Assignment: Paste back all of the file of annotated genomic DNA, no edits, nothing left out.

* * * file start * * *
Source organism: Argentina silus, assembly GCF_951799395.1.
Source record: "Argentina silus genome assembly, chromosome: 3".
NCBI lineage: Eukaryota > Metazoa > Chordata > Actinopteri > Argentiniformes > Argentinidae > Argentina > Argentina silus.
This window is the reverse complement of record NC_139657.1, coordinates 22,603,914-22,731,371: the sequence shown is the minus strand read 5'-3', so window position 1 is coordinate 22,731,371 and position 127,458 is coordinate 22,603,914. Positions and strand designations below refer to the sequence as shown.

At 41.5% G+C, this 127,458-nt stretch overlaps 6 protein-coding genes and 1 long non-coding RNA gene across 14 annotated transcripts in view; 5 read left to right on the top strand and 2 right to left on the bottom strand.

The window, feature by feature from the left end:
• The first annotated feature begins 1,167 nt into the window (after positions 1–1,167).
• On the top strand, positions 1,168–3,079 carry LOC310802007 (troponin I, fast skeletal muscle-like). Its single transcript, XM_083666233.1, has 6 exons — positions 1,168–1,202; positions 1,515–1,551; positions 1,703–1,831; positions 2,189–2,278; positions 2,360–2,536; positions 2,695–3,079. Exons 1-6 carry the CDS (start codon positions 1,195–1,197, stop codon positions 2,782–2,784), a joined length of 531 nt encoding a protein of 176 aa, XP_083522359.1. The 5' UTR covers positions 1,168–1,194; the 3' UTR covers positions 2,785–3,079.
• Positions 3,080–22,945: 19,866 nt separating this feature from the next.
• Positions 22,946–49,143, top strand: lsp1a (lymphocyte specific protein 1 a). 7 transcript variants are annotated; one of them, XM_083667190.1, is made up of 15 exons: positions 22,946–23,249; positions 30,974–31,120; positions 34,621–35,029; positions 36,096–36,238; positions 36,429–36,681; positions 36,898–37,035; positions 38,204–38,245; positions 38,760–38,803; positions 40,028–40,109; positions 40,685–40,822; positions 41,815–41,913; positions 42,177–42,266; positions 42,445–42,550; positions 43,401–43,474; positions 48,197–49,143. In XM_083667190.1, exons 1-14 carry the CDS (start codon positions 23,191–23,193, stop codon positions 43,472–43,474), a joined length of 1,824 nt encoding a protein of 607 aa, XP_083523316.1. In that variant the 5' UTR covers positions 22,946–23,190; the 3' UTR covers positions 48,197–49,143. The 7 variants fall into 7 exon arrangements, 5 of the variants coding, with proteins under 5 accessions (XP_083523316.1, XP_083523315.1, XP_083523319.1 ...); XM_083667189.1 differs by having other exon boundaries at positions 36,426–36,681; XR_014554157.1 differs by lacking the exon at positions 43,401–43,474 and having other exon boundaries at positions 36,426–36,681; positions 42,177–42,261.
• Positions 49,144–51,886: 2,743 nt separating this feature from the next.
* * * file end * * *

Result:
Source organism: Argentina silus, assembly GCF_951799395.1.
Source record: "Argentina silus genome assembly, chromosome: 3".
NCBI lineage: Eukaryota > Metazoa > Chordata > Actinopteri > Argentiniformes > Argentinidae > Argentina > Argentina silus.
This window is the reverse complement of record NC_139657.1, coordinates 22,603,914-22,731,371: the sequence shown is the minus strand read 5'-3', so window position 1 is coordinate 22,731,371 and position 127,458 is coordinate 22,603,914. Positions and strand designations below refer to the sequence as shown.

At 41.5% G+C, this 127,458-nt stretch overlaps 6 protein-coding genes and 1 long non-coding RNA gene across 14 annotated transcripts in view; 5 read left to right on the top strand and 2 right to left on the bottom strand.

The window, feature by feature from the left end:
• The first annotated feature begins 1,167 nt into the window (after positions 1–1,167).
• On the top strand, positions 1,168–3,079 carry LOC310802007 (troponin I, fast skeletal muscle-like). Its single transcript, XM_083666233.1, has 6 exons — positions 1,168–1,202; positions 1,515–1,551; positions 1,703–1,831; positions 2,189–2,278; positions 2,360–2,536; positions 2,695–3,079. Exons 1-6 carry the CDS (start codon positions 1,195–1,197, stop codon positions 2,782–2,784), a joined length of 531 nt encoding a protein of 176 aa, XP_083522359.1. The 5' UTR covers positions 1,168–1,194; the 3' UTR covers positions 2,785–3,079.
• Positions 3,080–22,945: 19,866 nt separating this feature from the next.
• Positions 22,946–49,143, top strand: lsp1a (lymphocyte specific protein 1 a). 7 transcript variants are annotated; one of them, XM_083667190.1, is made up of 15 exons: positions 22,946–23,249; positions 30,974–31,120; positions 34,621–35,029; positions 36,096–36,238; positions 36,429–36,681; positions 36,898–37,035; positions 38,204–38,245; positions 38,760–38,803; positions 40,028–40,109; positions 40,685–40,822; positions 41,815–41,913; positions 42,177–42,266; positions 42,445–42,550; positions 43,401–43,474; positions 48,197–49,143. In XM_083667190.1, exons 1-14 carry the CDS (start codon positions 23,191–23,193, stop codon positions 43,472–43,474), a joined length of 1,824 nt encoding a protein of 607 aa, XP_083523316.1. In that variant the 5' UTR covers positions 22,946–23,190; the 3' UTR covers positions 48,197–49,143. The 7 variants fall into 7 exon arrangements, 5 of the variants coding, with proteins under 5 accessions (XP_083523316.1, XP_083523315.1, XP_083523319.1 ...); XM_083667189.1 differs by having other exon boundaries at positions 36,426–36,681; XR_014554157.1 differs by lacking the exon at positions 43,401–43,474 and having other exon boundaries at positions 36,426–36,681; positions 42,177–42,261.
• Positions 49,144–51,886: 2,743 nt separating this feature from the next.